Nice looks, kind of low profile, lifetime warranty. Works as it should, it's running in dual channel with my other RAM stick.


Nice SSD, awesome price/performance ratio. Huge improvement from my mechanical drive, boots to desktop in less than 30 seconds.


Works as expected, never gave me any problems. Seems to be running fine, without any clicks or signs of failure.


Good HDD, got it at a sale so it was pretty cheap. Runs fine, no issues so far.

Video Card

Awesome GPU, I'm pretty happy with it. At the time of release it was the most powerful GPU without a 6-pin connector, so I could game for hours without having to worry about the power consumption being high. Runs pretty cool too, with the fan speed locked at 30% the card very rarely surpasses 65º C.


Budget case, but has everything a basic user needs. The downside is cable management is a bit hard to do, and you must tighten the screws holding the side panels as much as possible to avoid vibrations and noise.

Power Supply

Basic PSU with 80 plus seal and active PFC. Seems to be based on the Seasonic S12II Bronze, which is considered a good entry level PSU.

Operating System

Got it from Dreamspark back when I was in college, works fine but I guess I still prefer Windows 7. At least it's upgradeable to Windows 10 for free.

Case Fan

A bit noisy at 12v, but works fine at 7v. Since I've got a pretty entry level system, it's enough to draw fresh air in and help cool the CPU, GPU and storage.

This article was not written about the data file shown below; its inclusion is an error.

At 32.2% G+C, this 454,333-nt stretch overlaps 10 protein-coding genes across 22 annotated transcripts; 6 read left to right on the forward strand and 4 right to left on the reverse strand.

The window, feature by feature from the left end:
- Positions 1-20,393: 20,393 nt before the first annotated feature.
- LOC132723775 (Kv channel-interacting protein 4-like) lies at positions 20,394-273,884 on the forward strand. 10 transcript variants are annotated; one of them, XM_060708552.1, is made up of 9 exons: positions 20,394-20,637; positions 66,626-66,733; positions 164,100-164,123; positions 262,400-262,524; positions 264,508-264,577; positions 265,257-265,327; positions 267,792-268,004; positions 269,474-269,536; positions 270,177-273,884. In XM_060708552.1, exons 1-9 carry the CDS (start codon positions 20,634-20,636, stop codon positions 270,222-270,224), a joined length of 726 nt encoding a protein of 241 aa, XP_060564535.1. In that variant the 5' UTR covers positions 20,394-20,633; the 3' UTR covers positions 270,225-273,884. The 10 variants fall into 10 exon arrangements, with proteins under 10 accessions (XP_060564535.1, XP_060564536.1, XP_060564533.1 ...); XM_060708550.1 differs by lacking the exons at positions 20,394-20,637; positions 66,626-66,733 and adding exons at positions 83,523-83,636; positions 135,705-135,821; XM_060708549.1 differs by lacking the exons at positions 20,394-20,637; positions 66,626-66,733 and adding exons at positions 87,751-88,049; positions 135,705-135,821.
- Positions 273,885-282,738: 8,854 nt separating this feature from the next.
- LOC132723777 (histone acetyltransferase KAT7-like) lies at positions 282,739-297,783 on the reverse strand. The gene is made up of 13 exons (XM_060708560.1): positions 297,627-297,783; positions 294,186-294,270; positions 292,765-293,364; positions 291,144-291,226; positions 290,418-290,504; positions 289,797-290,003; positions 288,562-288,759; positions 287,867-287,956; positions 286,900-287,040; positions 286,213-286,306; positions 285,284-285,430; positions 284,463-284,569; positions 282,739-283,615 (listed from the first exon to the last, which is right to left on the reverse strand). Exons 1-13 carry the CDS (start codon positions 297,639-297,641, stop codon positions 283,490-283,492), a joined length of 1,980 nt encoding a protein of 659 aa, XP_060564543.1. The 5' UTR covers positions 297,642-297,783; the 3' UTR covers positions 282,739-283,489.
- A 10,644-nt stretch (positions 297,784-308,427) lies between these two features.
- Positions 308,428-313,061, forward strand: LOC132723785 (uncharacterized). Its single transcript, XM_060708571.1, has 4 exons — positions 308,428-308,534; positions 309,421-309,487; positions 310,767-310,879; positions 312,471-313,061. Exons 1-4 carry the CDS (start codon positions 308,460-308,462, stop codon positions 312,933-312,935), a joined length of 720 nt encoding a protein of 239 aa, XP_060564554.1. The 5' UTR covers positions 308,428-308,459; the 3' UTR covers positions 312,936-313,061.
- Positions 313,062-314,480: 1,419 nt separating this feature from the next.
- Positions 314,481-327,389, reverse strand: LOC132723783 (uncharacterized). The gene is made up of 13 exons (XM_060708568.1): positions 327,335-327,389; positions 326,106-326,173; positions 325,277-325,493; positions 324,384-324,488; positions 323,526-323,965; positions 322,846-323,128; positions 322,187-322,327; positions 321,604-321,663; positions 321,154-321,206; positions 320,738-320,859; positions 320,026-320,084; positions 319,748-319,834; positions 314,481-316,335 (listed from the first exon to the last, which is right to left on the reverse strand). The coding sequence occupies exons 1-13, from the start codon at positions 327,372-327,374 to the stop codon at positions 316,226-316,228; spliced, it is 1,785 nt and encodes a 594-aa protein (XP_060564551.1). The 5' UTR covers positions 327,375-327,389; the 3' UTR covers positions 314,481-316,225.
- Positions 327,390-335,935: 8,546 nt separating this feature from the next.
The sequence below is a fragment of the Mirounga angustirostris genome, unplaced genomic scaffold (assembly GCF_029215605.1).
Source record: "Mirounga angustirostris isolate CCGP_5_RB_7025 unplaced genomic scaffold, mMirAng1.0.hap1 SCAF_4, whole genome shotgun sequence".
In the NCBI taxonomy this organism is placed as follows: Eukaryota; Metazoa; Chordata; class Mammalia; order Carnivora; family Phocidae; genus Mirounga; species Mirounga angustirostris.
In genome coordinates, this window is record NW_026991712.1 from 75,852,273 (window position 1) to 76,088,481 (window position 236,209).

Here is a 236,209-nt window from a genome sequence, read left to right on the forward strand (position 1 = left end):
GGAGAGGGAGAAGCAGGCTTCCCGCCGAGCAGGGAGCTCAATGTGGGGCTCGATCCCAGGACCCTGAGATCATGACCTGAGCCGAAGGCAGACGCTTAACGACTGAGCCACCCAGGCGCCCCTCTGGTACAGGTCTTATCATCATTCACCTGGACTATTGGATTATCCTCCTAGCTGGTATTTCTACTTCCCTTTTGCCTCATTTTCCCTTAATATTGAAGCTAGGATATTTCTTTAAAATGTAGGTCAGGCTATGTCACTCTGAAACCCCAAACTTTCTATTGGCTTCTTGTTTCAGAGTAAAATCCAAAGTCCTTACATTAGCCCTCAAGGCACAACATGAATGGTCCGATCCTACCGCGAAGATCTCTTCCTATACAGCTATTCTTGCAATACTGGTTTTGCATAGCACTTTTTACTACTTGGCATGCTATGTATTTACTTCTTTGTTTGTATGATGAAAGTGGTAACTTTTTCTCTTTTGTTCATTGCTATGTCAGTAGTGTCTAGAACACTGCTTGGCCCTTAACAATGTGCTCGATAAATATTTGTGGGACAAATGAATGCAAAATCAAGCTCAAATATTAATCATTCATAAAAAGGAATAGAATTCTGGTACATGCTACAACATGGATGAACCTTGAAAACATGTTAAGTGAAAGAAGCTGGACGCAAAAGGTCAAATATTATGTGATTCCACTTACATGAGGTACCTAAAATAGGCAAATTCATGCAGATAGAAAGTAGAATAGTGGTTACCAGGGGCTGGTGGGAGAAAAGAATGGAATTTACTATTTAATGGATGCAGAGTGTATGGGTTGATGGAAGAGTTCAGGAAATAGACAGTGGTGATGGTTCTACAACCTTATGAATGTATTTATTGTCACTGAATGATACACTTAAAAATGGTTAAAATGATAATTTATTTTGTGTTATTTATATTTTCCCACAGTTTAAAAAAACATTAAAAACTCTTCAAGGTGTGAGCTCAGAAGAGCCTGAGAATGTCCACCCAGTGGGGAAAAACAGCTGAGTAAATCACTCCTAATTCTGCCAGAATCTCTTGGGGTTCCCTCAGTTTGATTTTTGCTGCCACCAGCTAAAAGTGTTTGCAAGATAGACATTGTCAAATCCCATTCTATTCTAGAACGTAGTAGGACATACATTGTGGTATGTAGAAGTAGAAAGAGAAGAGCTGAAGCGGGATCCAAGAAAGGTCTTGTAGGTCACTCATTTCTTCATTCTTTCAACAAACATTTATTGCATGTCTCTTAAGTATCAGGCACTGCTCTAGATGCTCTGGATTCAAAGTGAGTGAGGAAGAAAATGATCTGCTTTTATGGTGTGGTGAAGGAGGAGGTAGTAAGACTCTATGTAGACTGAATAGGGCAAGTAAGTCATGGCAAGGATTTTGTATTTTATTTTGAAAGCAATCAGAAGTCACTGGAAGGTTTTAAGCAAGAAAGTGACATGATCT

Case Fan

Nice fan, looks pretty good, but it's a bit on the noisy side at 12v. At 7v it's barely noticeable, and still runs fast enough to keep the case and components cool.


Awesome monitor, perfect viewing angles and very accurate colors. The screen is matte coated though, so colors don't look as vibrant as they would in a glossy screen, but at least reflections are under control. Huge upgrade from the Samsung LED monitor I had before. The only downside is that there aren't many reviews of this monitor on the web, so finding a calibrated ICC profile is a bit hard.


Couldn't find my keyboard on PCPP list so I chose this just to illustrate. The one I own is the MS Desktop 600 Wired, which doesn't come with a mouse included. Works as it should.


To be honest I didn't really notice any difference from my previous mouse, which was a basic one from Logitech. Looks nice, it's black uses MS Bluetrack technology, so it should work fine in more surfaces than common optical mice.

Comments Sorted by:

FACUNDO 13 Builds 2 points 33 months ago
I really like the cross you did with those cables 0_0


caiokn submitter 3 Builds 1 point 33 months ago

LOL thanks :)

[comment deleted]
imloppie 1 Build 2 points 33 months ago

Nice cable management in that case..

caiokn submitter 3 Builds 1 point 33 months ago

Thanks :) it was hard to organize all those cables but it was worth it in the end.

fortking 3 Builds 2 points 24 months ago

Is cable management difficult? It looks nice


caiokn submitter 3 Builds 1 point 24 months ago

It is a bit. There are no holes for routing cables behind the mobo tray, so you have to hide them all behind the HDD cage. Since the PSU I was using was a non modular one with that nylon cover around the wires, I had to "use the force" to make them stay still and close the side panel.